• Time zone information as another approach to rough positioning of a Twitter user isn’t a feasible alternative route either, since many users don’t bother to set it in their profile.
  • And, most importantly and generally applicable: Any analysis of data from social media or crowdsourcing initiatives has to scrutinise the data for potential confounding variables, inherent biases, flaws in data collection (sampling), data processing and analysis. No analysis is complete without these questions asked – if they’re not clarified in the analysis, it’s the end user’s duty, though unfortunately it can be difficult without access to the raw data.

OpenStreetMap: A valid competitor to official base maps?

Still in last year, Cédric Moullet, amongst others MapFish and GeoExt contributor, sparked a discussion by his post “Why OpenStreetMap fails to replace official or proprietary base maps in a sustainable way ?” (note how this doesn’t sound like a question but bears a question mark ;)

For simplicity, I will re-list Cédric’s 13 points here:

1. Because it’s not possible to make a map for all zoom levels
2. Because the finances are not secured on long term
3. Because the data model is not defined
4. Because the precision is heterogeneous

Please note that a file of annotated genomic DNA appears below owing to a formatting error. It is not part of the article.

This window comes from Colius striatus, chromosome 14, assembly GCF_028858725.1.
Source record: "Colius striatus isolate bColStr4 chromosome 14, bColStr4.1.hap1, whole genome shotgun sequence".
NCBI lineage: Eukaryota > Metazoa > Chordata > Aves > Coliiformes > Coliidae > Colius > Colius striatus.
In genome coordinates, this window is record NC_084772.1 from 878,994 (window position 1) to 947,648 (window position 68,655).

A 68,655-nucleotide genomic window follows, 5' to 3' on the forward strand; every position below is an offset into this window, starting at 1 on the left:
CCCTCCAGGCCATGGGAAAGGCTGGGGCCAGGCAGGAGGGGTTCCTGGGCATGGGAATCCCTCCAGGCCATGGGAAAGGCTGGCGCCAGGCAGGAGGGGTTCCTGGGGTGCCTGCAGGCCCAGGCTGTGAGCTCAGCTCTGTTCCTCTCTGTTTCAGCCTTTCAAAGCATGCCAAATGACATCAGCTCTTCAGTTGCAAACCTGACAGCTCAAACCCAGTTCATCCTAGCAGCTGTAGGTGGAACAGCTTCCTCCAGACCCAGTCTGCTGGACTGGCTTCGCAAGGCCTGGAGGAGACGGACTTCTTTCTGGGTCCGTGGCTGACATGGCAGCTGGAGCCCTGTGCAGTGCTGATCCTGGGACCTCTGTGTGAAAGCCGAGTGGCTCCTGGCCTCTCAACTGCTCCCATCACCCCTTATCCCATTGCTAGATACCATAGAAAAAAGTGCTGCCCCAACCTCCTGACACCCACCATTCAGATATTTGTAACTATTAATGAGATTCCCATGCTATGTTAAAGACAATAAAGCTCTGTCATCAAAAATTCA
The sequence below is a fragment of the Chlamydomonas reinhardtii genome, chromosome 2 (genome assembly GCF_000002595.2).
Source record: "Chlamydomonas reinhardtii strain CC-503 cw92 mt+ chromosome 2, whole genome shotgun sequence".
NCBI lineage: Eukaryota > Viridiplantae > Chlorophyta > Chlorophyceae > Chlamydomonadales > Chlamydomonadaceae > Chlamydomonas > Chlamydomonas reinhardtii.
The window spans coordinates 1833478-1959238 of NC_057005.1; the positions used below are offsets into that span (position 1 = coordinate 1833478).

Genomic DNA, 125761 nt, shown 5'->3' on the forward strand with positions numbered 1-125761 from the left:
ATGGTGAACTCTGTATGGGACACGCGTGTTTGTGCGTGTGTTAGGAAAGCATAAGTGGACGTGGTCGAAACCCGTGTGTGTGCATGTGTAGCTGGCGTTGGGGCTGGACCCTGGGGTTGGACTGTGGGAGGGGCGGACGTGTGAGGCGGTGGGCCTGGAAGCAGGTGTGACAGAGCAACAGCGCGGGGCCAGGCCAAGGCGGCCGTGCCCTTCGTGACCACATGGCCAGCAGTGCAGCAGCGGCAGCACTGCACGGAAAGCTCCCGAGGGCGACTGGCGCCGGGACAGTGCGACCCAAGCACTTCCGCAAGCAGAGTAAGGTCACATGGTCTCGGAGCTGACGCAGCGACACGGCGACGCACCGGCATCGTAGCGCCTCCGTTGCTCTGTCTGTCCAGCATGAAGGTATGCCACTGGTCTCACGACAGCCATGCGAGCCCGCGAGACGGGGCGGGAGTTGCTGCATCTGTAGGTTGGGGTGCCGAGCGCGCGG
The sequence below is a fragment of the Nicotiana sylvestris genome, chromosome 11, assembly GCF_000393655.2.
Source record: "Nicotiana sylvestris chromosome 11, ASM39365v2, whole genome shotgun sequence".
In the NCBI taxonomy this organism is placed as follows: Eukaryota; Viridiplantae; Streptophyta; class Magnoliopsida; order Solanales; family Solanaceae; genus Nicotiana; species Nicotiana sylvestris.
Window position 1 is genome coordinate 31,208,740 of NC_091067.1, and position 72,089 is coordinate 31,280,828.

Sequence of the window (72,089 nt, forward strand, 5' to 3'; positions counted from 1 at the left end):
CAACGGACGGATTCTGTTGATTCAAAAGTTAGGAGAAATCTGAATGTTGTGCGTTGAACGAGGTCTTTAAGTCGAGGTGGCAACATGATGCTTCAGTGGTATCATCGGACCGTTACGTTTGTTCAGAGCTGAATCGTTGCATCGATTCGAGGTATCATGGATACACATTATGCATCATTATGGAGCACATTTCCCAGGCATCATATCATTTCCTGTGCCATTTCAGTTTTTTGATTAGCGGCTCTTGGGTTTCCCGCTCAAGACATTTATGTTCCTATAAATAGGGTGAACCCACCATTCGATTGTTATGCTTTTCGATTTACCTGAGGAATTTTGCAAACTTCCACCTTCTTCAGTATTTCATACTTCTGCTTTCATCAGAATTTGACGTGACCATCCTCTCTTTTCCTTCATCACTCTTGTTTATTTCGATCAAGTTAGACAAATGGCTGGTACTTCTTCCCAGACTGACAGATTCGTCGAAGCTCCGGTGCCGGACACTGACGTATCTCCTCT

5. Because the reliability is heterogeneous
6. Because the completeness is heterogeneous
7. Because it requires attribution
8. Because the data are difficult to extract
9. Because noone takes the responsibility about the data
10. Because it lacks a QA step by an accountable body
11. Because it is not multilingual
12. Because first acquisition is fun and data update is boring
13. Because Google Map Maker Workflow is for the broad public and OpenStreetMap workflow for the map enthusiasts

Numerous reactions (not further detailed) motivated Cédric to post some clarifications.

Enters Stefan Keller. He is a professor at the Hochschule für Technik in Rapperswil (Switzerland) and (I think) could be described as an open source and OSM enthusiast and evangelist. In agreement with Cédric Moullet, Stefan Keller started a thread on the Swiss GIS/geospatial industry forum geowebforum. In his post he objects to various of Cédric’s points. Marc Wick (founder of Geonames) also weighs in on the debate with some interesting points and finally, Stephan Heuel and I, also contribute our view of the topic (spoiler: we agree with most of Cédric’s points).

Of course, I’m biased, but I think the thread which developed is definitely worth reading. If you feel like it, please do also contribute (everybody can on geowebforum) with your insights!